Family law encompasses many issues including marital agreements, adoption and paternity, but the practice is probably better known for areas of divorce, support and custody.
When a married couple decides to divorce, a great number of emotional issues inevitably end up rising to the surface. At times, these cases can take on lives of their own, turning into costly court battles that end up becoming more about hurt feelings than the actual legal concerns at hand.
One issue Robert Wallack says has been coming up more and more in his cases is one he’s been trying to raise awareness on: the disturbing trend of parental alienation.
“It is something we are seeing so much of,” explains the former Manhattan assistant district attorney, who’s been practicing matrimonial and family law in New York for more than seven years. “We’re seeing parental alienation in the vast majority of high-conflict divorces...where one parent tries to poison the children against the other parent, and it has become a real hot button issue. I think it’s always gone on in divorces, but people are starting to identify it more.”
According to Wallack, “the underpinnings of parental alienation are there in most of the divorce cases on the books, and it’s not always where you have the parent saying your father is horrible or he is evil . . . it’s more subtle in most cases.”
“. . . one parent tries to poison the children against the other parent . . . it has become a real hot button issue.” –Robert Wallack
Wallack, an adjunct professor at Seton Hall University Law School and a legal consultant to ABC’s “General Hospital”, says he recently handled a divorce where allegations of parental alienation became the trial’s focal point.
“In some cases, it is very subtle and understated and doesn’t take hold,” Wallack explains, “and in other cases, the parental alienation is blatant, and the terrible thing about it is, oftentimes, it results in the children totally breaking off contact with the non-custodial parent and then not having a relationship with one parent and that parent’s family. There are allegations of it in more than 50 percent of the divorce cases, and studies have shown that alienation of some sort takes place in something like 90 percent of divorces.”
Wallack’s case involved a modern Orthodox Jewish family. He represented the father in the proceedings, and was able to secure a “big result” that ended up being overturned on appeal.
“It was sort of groundbreaking but what it did was it raised this issue of parental alienation,” Wallack, who was part of the team that represented model Christie Brinkley in her divorce from architect Peter Cook, says. “The father, around the time he and the wife broke up, stopped practicing the religion, so the mother used the father’s decision to not practice anymore as a wedge to drive in between his relationship with the kids.”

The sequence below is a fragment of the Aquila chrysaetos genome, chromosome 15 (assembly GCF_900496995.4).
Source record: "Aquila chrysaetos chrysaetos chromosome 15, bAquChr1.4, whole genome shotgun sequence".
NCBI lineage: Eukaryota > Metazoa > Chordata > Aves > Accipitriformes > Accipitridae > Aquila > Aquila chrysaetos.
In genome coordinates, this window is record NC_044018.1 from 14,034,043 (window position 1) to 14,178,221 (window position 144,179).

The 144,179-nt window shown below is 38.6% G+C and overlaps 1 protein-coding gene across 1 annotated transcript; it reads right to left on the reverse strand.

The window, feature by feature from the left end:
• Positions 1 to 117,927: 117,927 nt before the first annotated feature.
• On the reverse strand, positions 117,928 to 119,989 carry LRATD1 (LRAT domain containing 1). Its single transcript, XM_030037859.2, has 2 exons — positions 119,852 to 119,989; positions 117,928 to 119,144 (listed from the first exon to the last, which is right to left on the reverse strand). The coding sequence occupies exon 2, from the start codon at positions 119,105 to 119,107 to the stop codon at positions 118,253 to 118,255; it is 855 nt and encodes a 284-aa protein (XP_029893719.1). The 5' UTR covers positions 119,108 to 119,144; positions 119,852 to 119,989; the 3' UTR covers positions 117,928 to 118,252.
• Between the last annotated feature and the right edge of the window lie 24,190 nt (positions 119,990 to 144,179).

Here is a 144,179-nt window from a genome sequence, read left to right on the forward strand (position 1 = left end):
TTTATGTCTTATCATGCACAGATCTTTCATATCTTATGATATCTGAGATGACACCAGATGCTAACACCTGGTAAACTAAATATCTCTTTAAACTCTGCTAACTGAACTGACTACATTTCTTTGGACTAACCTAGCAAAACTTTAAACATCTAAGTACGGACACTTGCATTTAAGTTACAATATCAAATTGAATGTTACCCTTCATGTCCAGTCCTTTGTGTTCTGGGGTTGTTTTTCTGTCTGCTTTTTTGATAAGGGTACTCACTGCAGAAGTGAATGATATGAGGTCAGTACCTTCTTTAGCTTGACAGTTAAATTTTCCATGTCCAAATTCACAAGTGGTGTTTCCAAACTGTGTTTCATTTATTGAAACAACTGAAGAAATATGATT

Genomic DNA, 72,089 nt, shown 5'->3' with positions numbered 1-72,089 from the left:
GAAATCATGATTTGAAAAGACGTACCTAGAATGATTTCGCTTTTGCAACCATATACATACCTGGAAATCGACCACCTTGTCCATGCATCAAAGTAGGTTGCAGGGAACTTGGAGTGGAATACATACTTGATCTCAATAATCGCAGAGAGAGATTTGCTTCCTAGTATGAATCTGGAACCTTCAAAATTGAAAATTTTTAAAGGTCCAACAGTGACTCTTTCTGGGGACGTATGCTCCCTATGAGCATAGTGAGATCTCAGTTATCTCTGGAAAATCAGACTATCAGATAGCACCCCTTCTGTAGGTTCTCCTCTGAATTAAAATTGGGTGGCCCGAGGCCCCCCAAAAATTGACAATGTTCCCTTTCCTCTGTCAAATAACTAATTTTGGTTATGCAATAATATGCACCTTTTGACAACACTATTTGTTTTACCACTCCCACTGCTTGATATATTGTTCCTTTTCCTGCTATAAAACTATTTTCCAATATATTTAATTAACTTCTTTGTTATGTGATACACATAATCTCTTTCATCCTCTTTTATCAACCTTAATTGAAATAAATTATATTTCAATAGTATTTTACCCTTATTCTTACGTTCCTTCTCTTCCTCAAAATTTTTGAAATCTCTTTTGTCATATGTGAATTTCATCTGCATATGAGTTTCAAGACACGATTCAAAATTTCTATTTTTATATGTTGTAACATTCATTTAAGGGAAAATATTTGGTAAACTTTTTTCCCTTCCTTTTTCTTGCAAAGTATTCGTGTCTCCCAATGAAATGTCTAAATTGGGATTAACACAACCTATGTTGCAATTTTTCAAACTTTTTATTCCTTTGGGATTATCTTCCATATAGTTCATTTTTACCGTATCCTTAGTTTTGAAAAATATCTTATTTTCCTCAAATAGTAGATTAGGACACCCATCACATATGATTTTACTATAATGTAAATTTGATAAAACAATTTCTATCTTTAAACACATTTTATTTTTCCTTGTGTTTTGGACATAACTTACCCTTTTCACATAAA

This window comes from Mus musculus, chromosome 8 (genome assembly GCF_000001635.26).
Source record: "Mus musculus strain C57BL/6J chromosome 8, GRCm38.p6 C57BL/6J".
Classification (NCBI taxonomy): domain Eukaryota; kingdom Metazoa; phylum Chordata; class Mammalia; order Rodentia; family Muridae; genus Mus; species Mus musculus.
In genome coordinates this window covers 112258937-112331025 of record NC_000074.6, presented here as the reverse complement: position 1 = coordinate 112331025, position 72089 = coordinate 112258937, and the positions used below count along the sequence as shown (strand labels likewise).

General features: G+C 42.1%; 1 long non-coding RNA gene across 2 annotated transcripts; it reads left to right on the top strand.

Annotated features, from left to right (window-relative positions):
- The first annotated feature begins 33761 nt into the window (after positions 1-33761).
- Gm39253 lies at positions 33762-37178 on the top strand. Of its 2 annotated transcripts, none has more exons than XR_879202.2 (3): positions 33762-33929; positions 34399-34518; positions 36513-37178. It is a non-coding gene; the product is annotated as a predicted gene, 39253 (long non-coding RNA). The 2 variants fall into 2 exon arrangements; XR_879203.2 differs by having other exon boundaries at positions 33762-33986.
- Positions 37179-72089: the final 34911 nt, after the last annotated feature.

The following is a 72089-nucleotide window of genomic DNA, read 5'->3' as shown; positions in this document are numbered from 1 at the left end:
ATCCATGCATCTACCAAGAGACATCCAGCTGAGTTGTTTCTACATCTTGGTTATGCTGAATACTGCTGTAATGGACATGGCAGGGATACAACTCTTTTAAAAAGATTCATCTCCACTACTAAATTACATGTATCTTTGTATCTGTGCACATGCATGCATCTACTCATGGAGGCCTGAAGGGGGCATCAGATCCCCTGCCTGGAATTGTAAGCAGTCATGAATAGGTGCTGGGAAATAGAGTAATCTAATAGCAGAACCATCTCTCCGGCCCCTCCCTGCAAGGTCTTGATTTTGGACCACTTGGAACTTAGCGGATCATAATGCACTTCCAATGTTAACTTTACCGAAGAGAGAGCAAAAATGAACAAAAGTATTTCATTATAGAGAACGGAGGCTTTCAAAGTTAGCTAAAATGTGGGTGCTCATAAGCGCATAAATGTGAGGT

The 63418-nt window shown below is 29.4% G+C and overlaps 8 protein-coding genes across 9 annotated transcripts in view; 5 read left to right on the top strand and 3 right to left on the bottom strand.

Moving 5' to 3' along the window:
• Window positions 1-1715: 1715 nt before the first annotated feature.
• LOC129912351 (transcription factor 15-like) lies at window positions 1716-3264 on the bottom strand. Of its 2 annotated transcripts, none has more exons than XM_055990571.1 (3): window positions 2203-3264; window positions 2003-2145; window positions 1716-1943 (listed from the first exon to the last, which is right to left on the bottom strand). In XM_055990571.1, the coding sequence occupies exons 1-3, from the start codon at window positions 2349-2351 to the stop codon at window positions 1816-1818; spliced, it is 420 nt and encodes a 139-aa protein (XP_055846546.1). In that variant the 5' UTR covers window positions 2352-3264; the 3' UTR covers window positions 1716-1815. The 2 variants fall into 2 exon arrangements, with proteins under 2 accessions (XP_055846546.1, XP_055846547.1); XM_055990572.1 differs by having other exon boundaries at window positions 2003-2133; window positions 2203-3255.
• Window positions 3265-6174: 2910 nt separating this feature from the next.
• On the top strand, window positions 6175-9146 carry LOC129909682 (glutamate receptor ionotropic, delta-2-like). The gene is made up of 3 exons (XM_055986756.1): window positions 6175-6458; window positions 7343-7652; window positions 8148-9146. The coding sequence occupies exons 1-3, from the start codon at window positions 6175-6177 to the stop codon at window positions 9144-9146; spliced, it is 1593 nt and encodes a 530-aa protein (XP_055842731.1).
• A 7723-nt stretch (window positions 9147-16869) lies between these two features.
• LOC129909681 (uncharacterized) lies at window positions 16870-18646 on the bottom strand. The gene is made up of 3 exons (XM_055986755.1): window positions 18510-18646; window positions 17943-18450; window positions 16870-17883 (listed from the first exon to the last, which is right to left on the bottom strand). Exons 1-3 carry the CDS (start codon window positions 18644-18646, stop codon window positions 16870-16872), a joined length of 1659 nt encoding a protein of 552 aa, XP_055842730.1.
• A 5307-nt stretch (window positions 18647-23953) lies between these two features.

According to Wallack, his client’s relationship with his children quickly deteriorated and they stated they wanted nothing to do with him. The mother exploited his client’s religious deflection to push the children away from him and his new way of life.
“She refused to let the father have contact with the kids and worked on them for a while, and when she finally professed to allow the kids to see the father, at that, point the kids didn’t want anything to do with the father,” posits Wallack. “It was argued during trial the kids didn’t want anything to do with my client because he left the religion. But he left the religion a year before he left the marriage.”
During the 35-day trial, Wallack was able to prove that “what the child was saying was not something of his own free will, and was in fact the result of years of programming,” he says. “It wasn’t until my client told the wife he was leaving that the kids then stopped visiting and the wife had a problem with them seeing him. The court found that the way the mother was talking with the kids and dealing with them, she really turned the children against the father.”
At the end of the trial, the court removed the eldest child, who at this point was 17 years old, from the mother’s custody and placed the child with Wallack’s client.
“If you recognize parental alienation early, you can combat it,” Wallack advises. “The only way to do that is going to court and insisting that the judge enter really strong orders to prevent it from happening and to prevent it from taking hold. When left to their own devices, the alienating parent will just continue to do what they’re doing, and there are disastrous effects for the children. We also find that the relationship with the targeted parent or the alienated parent doesn’t really repair itself with time.”